Jessica: Since last year. My friends are into it. Now I look at it more frequently and I’m like you know what this is pretty nice.

Eventually, I meet Serv, a guy who is there to shop, but who skips the line entirely.

Serv: I come here, early, and usually the line be way bigger than this, I just grab somebody in the line, I be like, yo, you want to make extra $40 or $50? They say yeah. And that’s it.

Did you catch that? He’ll pay a premium to save time. Apparently, this is not uncommon. In fact, after just a couple hours talking to people outside the store, I’m starting to realize how many customers are there for something more than to build their own sartorial or accessory collections.

Maddy: Obviously you all love Supreme. But like, as people, do you think there’s one thing you all have in common that brings you out here for Supreme?

Justin: Everybody is a hypebeast, that’s what everybody has in common, or everybody wants to re-sell the items. I would say about 60% of the people on this line are gonna resell the items, maybe more. To make a couple bucks. And it takes away from the people that want to keep the items for themselves. But that’s been Supreme forever. 

Maddy: What’s the biggest markup you’ve ever gotten on something you sold?

Kalene: Probably a K, a thousand, for a shirt. 

Maddy: I thought when you said “a K” that was an item, I was like, I don’t know, like a special accessory. Wow, a thousand dollars for a shirt that was probably what, $50?

Kalene: Around there, yeah. 

I’m not the only one circling the block. In addition to the people in line, there are just as many people milling about the area, most wearing Supreme-branded clothes, keeping a close eye on the proceedings. They lean against parked cars, stand aloofly in the shade of street trees, and perch on the stoop of almost every building that is just beyond the perimeter of the security detail. 

[SCENE 4] 

By the end of my first day outside Supreme, things literally look different: the block of Lafayette Street in Soho is no longer a busy touristy thoroughfare but a thriving marketplace; somebody wearing the Supreme logo is not just signaling hipness but also brandishing the mark of something sacrificed for gain. 

I want to understand more about this fan base and the market economy that surrounds the brand. So I go back the next day, 

Maddy: Ok, it’s Friday morning, it’s the second day of first Supreme release and I am back at Lafayette and this time I came later, I came at 10:30, because thunderstorm and I do not know how to record in the rain.

The first people I interview that morning, are these guys:

My name is Grahams, I don’t do lines. We was no number, we just walk in.

Maddy: And what’s your name and your age?

I’m Rich the Kid. We just got here this morning. 

Maddy: Where did you come in from?  

Rich the Kid: LA. We’re very special people. 

Maddy: Tell me about your specialness. 

Grahams: He’s a rapper, his name is Rich the Kid, we start our own label, he’s blowing up, baby!

Maddy: And this is why you don’t have to wait in line. 

Grahams: Yes.

Maddy: And this is why people in line were photographing you when you came out of the store.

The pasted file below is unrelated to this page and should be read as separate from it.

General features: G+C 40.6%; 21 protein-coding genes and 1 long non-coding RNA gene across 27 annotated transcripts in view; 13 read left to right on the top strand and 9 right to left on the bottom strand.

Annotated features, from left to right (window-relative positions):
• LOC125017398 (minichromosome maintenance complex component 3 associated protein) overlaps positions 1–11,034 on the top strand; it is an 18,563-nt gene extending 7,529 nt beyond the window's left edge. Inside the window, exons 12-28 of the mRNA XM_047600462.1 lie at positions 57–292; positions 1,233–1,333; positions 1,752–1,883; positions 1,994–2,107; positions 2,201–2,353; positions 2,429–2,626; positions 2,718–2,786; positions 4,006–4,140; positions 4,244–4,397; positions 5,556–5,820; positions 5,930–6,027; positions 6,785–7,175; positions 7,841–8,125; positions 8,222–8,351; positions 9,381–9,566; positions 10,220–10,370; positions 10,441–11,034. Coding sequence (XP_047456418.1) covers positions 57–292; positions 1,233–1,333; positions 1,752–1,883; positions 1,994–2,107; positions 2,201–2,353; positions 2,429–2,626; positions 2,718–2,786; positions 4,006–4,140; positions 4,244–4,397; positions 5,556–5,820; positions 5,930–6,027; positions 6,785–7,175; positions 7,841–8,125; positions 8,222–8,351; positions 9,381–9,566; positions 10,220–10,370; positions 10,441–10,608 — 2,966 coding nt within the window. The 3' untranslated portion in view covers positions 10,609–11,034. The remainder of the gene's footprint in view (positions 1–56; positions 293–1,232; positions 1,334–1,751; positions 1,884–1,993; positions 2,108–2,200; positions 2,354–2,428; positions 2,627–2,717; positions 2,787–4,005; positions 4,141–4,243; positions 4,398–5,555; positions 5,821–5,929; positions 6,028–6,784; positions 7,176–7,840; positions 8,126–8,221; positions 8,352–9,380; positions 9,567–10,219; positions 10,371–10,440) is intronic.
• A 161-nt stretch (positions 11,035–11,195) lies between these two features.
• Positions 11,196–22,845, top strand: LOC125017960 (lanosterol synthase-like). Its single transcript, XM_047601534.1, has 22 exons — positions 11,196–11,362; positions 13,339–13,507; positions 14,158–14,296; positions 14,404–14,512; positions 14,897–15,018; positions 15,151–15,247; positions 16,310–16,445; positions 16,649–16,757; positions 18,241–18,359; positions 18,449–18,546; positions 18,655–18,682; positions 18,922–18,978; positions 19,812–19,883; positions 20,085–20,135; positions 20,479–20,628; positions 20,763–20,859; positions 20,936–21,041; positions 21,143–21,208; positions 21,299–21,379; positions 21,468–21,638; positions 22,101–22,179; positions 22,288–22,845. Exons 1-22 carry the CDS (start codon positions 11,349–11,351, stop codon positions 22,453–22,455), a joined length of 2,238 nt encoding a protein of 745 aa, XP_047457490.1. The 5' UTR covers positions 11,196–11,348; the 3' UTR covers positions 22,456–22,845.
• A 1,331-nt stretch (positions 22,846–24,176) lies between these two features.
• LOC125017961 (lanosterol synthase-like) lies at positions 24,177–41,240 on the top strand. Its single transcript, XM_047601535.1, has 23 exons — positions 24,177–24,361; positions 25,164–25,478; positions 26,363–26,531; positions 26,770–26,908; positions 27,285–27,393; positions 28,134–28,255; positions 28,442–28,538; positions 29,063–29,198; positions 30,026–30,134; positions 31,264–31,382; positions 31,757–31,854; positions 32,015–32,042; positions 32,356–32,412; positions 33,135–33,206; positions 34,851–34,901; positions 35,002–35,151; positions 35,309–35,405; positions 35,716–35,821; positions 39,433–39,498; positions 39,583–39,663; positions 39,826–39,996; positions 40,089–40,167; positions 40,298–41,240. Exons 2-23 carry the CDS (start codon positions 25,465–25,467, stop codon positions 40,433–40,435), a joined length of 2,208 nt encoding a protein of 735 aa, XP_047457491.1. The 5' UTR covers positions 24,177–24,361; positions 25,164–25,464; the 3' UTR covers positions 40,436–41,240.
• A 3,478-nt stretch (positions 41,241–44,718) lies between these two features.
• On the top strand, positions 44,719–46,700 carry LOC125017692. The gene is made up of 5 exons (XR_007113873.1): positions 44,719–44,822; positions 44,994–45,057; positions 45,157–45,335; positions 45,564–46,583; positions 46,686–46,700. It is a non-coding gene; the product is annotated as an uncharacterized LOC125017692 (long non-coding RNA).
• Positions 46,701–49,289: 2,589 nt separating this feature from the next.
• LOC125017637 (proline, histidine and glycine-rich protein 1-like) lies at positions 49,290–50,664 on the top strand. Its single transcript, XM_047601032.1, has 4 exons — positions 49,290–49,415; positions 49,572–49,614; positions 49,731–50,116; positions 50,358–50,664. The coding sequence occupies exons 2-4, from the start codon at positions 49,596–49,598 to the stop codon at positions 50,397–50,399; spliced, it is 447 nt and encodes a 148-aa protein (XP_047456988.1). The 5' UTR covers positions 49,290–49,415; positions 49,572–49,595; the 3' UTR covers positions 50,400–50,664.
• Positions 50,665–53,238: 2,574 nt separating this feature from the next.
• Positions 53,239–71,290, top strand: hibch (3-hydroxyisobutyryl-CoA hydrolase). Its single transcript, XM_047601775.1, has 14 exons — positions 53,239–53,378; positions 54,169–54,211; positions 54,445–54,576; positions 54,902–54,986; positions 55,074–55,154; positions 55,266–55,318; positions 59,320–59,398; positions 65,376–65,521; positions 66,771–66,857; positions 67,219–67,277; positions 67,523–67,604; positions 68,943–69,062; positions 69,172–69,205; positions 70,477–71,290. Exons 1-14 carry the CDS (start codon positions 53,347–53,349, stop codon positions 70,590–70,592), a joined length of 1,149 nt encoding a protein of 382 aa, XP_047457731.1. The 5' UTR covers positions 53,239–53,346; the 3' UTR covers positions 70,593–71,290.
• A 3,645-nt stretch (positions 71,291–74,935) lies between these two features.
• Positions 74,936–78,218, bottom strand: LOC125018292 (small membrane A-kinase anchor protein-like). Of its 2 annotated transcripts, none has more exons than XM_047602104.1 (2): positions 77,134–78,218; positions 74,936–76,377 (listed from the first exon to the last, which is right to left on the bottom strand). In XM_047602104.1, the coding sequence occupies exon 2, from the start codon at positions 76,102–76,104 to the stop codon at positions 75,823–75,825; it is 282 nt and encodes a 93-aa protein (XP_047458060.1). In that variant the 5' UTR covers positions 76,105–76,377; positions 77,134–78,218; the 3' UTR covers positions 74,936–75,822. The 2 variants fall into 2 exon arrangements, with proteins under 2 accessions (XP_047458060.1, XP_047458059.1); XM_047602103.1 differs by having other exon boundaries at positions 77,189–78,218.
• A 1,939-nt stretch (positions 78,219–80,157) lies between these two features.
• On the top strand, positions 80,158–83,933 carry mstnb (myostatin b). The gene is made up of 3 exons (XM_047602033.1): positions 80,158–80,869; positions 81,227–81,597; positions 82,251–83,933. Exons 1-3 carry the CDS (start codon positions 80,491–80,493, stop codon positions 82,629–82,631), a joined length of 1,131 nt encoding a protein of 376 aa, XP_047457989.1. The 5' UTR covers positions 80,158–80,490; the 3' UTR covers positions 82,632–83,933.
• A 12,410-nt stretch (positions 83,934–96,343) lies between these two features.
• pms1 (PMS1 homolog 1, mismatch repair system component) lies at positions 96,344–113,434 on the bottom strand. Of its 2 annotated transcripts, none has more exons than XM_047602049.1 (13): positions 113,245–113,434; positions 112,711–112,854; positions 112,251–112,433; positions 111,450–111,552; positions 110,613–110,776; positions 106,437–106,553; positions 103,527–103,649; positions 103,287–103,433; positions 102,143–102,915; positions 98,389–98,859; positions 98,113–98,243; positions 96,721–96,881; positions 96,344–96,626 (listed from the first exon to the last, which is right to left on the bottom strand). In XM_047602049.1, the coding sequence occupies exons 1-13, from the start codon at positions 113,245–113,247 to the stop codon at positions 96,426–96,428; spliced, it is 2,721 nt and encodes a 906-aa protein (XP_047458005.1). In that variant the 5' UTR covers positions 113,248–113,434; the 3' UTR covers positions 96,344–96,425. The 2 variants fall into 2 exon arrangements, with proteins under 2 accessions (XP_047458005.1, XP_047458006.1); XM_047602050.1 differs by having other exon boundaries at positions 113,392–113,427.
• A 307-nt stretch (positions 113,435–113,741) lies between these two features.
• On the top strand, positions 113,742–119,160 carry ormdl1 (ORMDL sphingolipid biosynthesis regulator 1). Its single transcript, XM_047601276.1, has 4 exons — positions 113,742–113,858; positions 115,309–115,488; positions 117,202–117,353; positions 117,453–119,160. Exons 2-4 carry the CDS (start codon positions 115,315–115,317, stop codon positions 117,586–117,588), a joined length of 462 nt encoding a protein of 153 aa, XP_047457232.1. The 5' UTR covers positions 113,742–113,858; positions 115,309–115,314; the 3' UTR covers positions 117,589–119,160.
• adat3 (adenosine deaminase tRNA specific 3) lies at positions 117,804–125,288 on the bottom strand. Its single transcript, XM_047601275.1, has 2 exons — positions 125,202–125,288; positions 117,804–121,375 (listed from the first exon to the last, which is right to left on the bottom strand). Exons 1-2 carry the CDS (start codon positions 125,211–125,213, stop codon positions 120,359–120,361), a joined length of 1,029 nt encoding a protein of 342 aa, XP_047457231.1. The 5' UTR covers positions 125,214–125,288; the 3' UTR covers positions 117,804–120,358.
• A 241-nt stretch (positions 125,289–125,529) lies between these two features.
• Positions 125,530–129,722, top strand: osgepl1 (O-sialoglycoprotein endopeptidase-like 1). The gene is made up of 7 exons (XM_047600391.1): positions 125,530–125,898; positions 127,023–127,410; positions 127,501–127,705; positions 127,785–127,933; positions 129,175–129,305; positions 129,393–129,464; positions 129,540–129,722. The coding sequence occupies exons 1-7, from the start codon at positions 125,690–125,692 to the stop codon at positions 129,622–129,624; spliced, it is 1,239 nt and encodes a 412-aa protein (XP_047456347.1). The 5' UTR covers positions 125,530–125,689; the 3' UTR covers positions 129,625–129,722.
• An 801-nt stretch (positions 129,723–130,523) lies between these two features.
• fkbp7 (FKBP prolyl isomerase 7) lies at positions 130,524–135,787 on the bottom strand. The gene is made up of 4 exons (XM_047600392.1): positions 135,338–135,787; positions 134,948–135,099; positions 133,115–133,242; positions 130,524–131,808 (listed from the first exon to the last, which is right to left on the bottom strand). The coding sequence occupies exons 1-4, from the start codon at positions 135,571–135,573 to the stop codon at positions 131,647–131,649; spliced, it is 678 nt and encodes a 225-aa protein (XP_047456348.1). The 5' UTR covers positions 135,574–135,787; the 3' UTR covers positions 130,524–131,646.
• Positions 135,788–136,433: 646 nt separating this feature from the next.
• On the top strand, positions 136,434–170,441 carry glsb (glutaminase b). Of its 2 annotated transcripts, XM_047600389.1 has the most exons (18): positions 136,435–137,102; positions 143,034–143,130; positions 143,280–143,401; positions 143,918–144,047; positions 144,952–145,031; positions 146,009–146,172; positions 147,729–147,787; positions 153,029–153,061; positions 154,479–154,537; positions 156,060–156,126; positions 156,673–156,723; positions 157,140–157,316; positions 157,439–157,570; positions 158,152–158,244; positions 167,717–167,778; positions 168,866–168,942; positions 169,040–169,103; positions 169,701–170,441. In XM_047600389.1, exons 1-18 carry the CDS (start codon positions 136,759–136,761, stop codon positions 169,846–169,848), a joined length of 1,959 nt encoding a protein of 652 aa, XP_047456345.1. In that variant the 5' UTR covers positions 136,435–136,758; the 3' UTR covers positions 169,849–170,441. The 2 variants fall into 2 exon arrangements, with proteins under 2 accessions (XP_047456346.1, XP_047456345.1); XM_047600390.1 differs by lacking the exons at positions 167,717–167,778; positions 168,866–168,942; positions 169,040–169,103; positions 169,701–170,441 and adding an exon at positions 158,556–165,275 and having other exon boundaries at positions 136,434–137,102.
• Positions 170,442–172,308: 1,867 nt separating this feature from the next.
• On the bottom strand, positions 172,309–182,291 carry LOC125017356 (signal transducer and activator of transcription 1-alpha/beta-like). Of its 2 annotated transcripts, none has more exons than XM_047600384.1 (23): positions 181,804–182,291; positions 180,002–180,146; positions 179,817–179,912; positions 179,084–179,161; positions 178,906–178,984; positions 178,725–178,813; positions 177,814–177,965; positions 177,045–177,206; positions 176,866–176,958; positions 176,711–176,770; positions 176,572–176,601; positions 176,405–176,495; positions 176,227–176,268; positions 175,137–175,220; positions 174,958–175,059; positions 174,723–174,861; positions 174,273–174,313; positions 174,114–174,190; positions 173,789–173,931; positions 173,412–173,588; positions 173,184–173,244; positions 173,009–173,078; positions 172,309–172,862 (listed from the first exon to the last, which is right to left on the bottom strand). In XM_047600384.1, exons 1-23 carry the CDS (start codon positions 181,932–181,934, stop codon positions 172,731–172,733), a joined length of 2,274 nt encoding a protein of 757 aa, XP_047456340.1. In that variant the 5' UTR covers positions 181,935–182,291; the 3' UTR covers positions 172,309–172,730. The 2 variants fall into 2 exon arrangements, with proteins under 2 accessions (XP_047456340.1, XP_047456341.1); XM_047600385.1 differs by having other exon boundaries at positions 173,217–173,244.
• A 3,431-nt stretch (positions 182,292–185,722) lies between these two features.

Grahams: Exactly. 

Maddy: How does it feel to speak to someone who doesn’t know who you are?

Rich the Kid: It’s alright. It’s refreshing.

So now we know that not everyone has to wait on line. 

That day, they finish making their way through the original 600 numbers.

I go again the next day, when the line is first come, first served.

Maddy: Ok. It is Saturday, August 19, Day 3 at the Supreme line for the first drop. 

I meet visitors from Hong Kong,

Maddy: What do you like about the brand?

Paul: It’s easy, it’s trendy, and it’s hype. It’s popular in a way in Asia so that’s why we want to get, I mean, we don’t get a lot of stuff, maybe certain t-shirt, cargo pants. 

I meet a family on vacation,

We’re the Padilla family from Sacramento, California. My son’s 16th birthday yesterday, we waited in line four hours, didn’t get in until today.

And I meet a really young reseller,

Charlie: 13, from New York City

Maddy: What’s your name? 

Charlie: I’m Charlie. 

Maddy: Was this your first time coming down here? 

Charlie: No, no, no. I’ve been coming for a year or two. I’ve made a business out of it, like the shovel, which I have right here, has a big of Supreme branding, goes for over $100 over retail. Could definitely sell anything in the store for more.

[Music up and behind - Contraband]

Clearly, my work here isn’t done. I’ll be back again every upcoming Thursday I can for the rest of this season. I also want to know how this whole resale market works. Is it accurate to refer to people as fans for whom shopping at Supreme is essentially a job? And what does Supreme itself think about all the people making money off their original work? What more can I glean about youth culture and fandom through the lens of Supreme? If I enter the draw every Monday, will I eventually get a good number? If I get a good number, what will I buy??

[Music cross fade Contraband out and Chinatown up and behind]

This episode featured music by Angel, Synchro, Taj Mahal, and BSNYEA. All music was created at Building Beats, a DJ and music program that teaches entrepreneurial, leadership, and life skills to underserved youth in New York City.

All interviews for this episode were recorded in New York City during Week One of the fall 2017 Supreme season. Thank you to everyone on the line at that week’s release who took the time to speak with me.